Weekly newsletter

Last week, the state-of-emergency ended in Hungary. On Friday, after two months, no new coronavirus-related deaths occurred in the country. The main question right now is, without a vaccine, how protected are we against the Covid-19 epidemic as a second wave is expected later this year?

After its introduction in March, the state-of-emergency has now been declared over in Hungary. Although medical preparedness measures have come into effect, restrictions are a lot looser than before. Yet last Friday was the first time in two months that Hungary did not see new coronavirus-related deaths, while the number of active cases is slowly declining. Despite all the reassuring information, the government and many experts are preparing for a possible second wave of the novel coronavirus.

Coronavirus: Gov’t Introduces State Of ‘Pandemic Preparedness’

Without a vaccine or any kind of reliable medical treatment, the only way people can become protected from the epidemic is through herd immunity.

From the United Kingdom to Sweden, it has been a much-debated subject. The basic concept is rather simple: once enough people become immune to the novel coronavirus, it cannot spread that easily throughout the population.

Scientists estimate that around 60 to 70 percent of the population should become infected, and will then be immune, in order for the Covid-19 epidemic to disappear without any special measures and not infect the rest of the population.

But has Hungary come anything close to herd immunity? The short answer is no, not by a long shot.

The initial data of ’H-UNCOVER,’ a nationwide representative screening program recently conducted by the four Hungarian medical universities and the Central Statistical Office (KSH), yielded surprising results: the researchers found only two positive cases in the sample, as well as nine patients who had antibodies in their blood, meaning they had already had the disease. The final results did not bring any significant change.

Coronavirus: Mass Screening Only Found Two Positive Cases out of 8,000 Tests So Far

Talking about the results, Béla Merkely, the head of Semmelweis University and the leader of the screening project, said that according to their estimates, the number of people infected in Hungary is somewhere between 30,000 and 80,000.

This infection rate of 0.6-0.7% is extremely low, and it means in case of a second wave of the epidemic, the citizens of Hungary are not at all protected against the virus.

This practically means the infection rate in the country is so minor it’s almost like the whole population (99.3-99.4 %) would be coming into contact with the virus for the very first time.

Coronavirus: Isolation of Sars-CoV-2 in Hungary Important but Vaccine Probably Still Far Away

Additionally, researchers have already highlighted that the SARS-CoV-2 virus responsible for the pandemic is constantly mutating. Although former deviations so far have not been significant, it is possible in the future that a mutation will occur to an extent that a prior immunity will no longer mean any kind of protection.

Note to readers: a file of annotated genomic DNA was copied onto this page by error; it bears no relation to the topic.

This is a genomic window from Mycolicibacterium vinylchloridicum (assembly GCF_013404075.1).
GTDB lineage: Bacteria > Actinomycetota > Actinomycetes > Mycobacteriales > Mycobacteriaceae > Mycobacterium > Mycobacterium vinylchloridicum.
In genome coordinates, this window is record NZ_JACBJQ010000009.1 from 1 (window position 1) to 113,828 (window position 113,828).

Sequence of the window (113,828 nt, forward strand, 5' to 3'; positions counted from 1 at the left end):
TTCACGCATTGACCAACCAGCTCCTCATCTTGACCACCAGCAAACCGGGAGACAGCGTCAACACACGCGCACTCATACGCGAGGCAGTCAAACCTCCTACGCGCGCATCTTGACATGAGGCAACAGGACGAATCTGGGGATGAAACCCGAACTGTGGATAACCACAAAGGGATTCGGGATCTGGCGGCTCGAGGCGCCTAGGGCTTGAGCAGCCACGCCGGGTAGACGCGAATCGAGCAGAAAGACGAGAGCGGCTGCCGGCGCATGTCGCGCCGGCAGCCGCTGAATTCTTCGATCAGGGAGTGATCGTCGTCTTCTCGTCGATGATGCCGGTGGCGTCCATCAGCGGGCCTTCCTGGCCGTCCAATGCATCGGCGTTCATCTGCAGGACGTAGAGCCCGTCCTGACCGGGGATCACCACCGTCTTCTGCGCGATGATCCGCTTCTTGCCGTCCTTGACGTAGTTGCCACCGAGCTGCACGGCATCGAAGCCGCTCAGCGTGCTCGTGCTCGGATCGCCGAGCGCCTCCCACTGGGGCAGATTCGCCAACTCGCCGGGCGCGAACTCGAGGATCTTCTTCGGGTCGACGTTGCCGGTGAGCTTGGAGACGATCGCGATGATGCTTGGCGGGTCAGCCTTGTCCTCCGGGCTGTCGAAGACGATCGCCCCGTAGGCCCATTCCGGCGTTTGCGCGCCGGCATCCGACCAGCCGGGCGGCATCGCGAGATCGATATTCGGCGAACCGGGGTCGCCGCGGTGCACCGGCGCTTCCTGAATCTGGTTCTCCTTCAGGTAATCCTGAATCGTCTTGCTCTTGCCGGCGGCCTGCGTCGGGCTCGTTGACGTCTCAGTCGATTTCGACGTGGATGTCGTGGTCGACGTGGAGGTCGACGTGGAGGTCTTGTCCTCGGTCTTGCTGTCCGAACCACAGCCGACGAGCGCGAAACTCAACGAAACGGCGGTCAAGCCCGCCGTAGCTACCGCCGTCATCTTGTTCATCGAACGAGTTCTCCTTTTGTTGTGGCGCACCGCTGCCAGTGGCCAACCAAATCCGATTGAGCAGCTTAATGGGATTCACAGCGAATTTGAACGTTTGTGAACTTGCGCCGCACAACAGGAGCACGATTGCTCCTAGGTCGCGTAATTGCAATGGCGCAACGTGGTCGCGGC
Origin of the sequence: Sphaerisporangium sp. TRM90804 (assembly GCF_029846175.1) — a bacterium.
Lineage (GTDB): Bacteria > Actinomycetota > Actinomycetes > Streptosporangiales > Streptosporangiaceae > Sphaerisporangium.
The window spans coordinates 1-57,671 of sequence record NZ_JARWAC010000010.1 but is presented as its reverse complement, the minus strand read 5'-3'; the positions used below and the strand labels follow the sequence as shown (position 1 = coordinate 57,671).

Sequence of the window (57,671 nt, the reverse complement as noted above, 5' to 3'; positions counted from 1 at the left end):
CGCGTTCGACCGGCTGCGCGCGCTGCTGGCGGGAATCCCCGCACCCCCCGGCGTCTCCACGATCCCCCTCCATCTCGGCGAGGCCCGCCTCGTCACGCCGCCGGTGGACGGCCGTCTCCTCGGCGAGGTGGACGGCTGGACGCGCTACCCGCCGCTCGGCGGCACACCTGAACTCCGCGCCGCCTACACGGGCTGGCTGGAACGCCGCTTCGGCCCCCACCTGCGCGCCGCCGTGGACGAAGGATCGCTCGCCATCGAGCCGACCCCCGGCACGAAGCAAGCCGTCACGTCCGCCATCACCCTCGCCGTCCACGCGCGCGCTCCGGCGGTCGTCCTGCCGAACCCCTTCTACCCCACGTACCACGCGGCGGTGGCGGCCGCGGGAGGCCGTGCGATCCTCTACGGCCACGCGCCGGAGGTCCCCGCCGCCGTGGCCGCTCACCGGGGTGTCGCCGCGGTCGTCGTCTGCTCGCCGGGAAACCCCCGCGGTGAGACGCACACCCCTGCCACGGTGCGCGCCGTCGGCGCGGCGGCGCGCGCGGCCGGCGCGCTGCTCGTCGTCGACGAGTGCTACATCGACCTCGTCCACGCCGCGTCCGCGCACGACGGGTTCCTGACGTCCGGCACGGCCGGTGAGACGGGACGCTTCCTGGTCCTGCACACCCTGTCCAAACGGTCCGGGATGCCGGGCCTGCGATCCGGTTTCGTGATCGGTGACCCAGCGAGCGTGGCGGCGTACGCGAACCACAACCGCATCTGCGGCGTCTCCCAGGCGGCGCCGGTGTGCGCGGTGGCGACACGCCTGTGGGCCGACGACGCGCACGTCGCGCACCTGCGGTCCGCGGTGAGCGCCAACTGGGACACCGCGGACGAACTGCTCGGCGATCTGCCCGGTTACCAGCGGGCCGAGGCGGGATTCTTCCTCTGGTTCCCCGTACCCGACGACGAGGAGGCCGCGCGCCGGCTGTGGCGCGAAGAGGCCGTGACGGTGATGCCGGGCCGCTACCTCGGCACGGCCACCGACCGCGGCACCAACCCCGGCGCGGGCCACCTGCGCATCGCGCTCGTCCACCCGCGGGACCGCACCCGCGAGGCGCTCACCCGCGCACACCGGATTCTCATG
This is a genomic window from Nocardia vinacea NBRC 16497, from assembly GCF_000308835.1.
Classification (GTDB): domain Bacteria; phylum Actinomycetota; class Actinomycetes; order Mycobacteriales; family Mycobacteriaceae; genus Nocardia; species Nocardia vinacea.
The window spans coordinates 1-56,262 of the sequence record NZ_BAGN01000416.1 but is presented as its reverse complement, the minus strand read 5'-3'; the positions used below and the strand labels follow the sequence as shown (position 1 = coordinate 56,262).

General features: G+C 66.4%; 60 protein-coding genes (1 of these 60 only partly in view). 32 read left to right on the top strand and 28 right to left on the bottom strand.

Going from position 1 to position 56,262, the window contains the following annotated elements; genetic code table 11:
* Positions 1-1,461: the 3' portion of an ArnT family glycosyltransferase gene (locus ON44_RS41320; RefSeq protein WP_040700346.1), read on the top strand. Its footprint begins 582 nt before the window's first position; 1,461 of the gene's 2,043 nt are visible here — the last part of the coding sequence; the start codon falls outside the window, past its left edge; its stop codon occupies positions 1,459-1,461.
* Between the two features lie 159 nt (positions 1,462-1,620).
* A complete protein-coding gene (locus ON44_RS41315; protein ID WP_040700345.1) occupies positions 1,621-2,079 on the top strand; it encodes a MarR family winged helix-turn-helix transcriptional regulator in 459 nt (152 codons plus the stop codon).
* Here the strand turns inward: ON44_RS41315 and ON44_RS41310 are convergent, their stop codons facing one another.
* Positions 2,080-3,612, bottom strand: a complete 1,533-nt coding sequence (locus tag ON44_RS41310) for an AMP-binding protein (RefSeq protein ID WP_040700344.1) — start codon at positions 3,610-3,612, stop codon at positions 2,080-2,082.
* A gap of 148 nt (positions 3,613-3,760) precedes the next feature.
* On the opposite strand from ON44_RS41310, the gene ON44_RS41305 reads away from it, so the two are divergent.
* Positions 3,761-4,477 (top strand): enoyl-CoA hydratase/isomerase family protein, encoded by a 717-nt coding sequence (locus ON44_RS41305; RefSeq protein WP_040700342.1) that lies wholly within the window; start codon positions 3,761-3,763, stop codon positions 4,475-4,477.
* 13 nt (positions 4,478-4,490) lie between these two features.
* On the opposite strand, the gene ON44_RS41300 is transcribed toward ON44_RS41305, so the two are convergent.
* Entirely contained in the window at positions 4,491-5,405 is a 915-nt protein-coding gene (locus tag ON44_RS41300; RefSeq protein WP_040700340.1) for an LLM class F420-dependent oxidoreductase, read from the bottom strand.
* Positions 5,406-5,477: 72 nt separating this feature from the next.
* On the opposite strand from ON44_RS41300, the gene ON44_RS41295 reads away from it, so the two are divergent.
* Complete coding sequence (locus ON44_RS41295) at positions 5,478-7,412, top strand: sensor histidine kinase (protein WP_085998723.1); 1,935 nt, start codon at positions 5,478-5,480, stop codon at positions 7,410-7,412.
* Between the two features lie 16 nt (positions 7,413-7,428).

Not to mention the resistance against the virus is somewhat uncertain. Currently, available evidence suggests that immunity indeed develops but it might only be temporary, lasting not much longer than a year.

Of course, it is not just Hungary where the rate of infection doesn’t show any chance for social immunity.

As pointed out by Péter Simon, Director of the Institute of Mathematics at ELTE TTK, the protection required for herd immunity has not been achieved on the basis of any country’s epidemiological model so far.

University Study Proves Coronavirus Antibody Rapid Tests Extremely Unreliable

The best example for this is probably Sweden, as this was the only country in Europe that chose not to implement a strict lockdown to curb the novel coronavirus pandemic.

Many expected this would allow Sweden to achieve herd immunity without introducing economically and socially crippling measures.

However, in an interview with Swedish Radio, Anders Tegnell, the country’s chief epidemiologist, admitted that immunity rates were low and that it was “difficult to explain why this is so.”

Considering this and the extremely high death toll of more than 5,000 people – ten times the number in Hungary- it is unclear if the decision was the right one; likely only time will tell.

As the infection rate in Hungary is so low that herd immunity is not an option, and the fact that the world does not have any working medical treatment or vaccine against the virus, the only option is to wait and see what happens, and while doing so we continue to implement protective measures like masks and social distancing.

Featured photo by Tamás Sóki/MTI

    [1536x1536] => Array
            [width] => 1536
            [height] => 1536
            [crop] => 

    [2048x2048] => Array
            [width] => 2048
            [height] => 2048
            [crop] =>